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French Embassy warns citizens of severe housing crisis in Ireland

“Ireland is currently experiencing a severe housing crisis.”

Sinn Féin Eoin Ó Broin questioned why the workers weren't being given the €1,000 bonus payment. Photo: Gareth Chaney

Clodagh MeaneySunday World

The French Embassy has warned French citizens of the severe housing crisis in Ireland.

The warning is aimed at people planning to move to Ireland and notes that new arrivals, such as students, will face “significant difficulty” finding housing.

It has also warned that rent is “more expensive than Paris” and that pets are not allowed in most rental properties.

“Ireland is currently experiencing a severe housing crisis.”

“Newcomers (including students) face significant difficulties in finding accommodation.”

“The strong demand and the saturation of the rental market have led to a sharp increase in rents, which are currently much more expensive than in Paris, including in shared accommodation,” the warning continues.

“It is therefore advisable for people planning to settle in Ireland to allow sufficient time for this search for accommodation (which can take several weeks).”

The embassy has also warned people to be vigilant of scams and advises not to sign a contract or pay a deposit without having visited the property and met the owner or real estate agency.

“It is essential to have solid financial guarantees and, if possible, certificates of payment of rent from your previous owners (“reference letter”) in order to be able to present a rental file.”

In August it was revealed how rental price rises had hit an all-time high, with supply at its lowest level since Daft.ie records began in 2006.

The cost of accommodation shot up by 12.6pc in the three months to June when compared to the same period last year, according to the Daft.ie asking price survey.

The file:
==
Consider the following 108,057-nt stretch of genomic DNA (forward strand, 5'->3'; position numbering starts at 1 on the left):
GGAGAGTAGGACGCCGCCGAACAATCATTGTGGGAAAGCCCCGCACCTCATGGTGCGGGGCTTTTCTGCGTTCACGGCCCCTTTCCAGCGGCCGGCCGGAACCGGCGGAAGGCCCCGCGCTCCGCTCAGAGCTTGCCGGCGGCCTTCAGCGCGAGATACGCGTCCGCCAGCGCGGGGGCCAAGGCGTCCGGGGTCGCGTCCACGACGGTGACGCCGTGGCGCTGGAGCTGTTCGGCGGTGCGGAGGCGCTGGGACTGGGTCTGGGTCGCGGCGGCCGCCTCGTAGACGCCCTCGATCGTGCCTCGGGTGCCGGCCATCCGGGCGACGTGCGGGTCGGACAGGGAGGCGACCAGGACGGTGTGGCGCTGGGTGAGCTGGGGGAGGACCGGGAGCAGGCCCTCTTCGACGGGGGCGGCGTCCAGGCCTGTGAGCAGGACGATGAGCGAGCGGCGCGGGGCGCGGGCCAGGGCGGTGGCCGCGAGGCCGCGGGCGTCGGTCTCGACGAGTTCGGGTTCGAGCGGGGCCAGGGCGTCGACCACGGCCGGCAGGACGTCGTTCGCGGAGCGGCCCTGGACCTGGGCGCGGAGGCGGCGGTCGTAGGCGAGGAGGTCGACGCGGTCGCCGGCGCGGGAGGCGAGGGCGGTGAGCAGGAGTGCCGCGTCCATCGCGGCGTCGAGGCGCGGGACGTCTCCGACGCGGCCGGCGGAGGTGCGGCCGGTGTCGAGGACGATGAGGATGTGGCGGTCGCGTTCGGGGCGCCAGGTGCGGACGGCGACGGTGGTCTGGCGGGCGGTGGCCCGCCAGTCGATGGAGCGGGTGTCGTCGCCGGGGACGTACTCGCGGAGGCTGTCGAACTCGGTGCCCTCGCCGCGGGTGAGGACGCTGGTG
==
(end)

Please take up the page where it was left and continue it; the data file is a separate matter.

This is the highest level of rental inflation since Daft first started compiling the rental index 16 years ago.

The average monthly asking price hit €1,618 due to a chronic shortage of supply as small landlords leave the market in their droves.

There were just 716 homes available to rent in the entire country on August 1, 2022, compared to a whopping 23,400 in August 2009.

The average monthly asking price for a new rental in Dublin is now €2,170 in Dublin.

However, rental asking prices are up 3.3pc in the first three months of the year, according to Daft.ie.

The annual rental inflation rate of 12.6pc is higher than the previous peak of 11.8pc recorded in late 2016.

It comes as figures also showed how small-scale landlords are leaving the market in record numbers.

The number of termination notices issued by landlords to tenants, as notified to the Residential Tenancies Board (RTB), shot up by 58pc in the first six months of 2022 compared to the previous six months.

Rising interest rates, high property prices and complaints about regulation and taxes are cited as the reasons so many smaller landlords are selling up.

Daft.ie rental report author, and Trinity College associate professor, Ronan Lyons said the scarcity of homes was unprecedented over the past year.

The 716 homes available to rent on August 1 was down from almost 2,500 a year ago.

And it is a new all-time low since Daft took stock of rental supply back in 2006.

Rental availability is now down almost 100pc since 2009.


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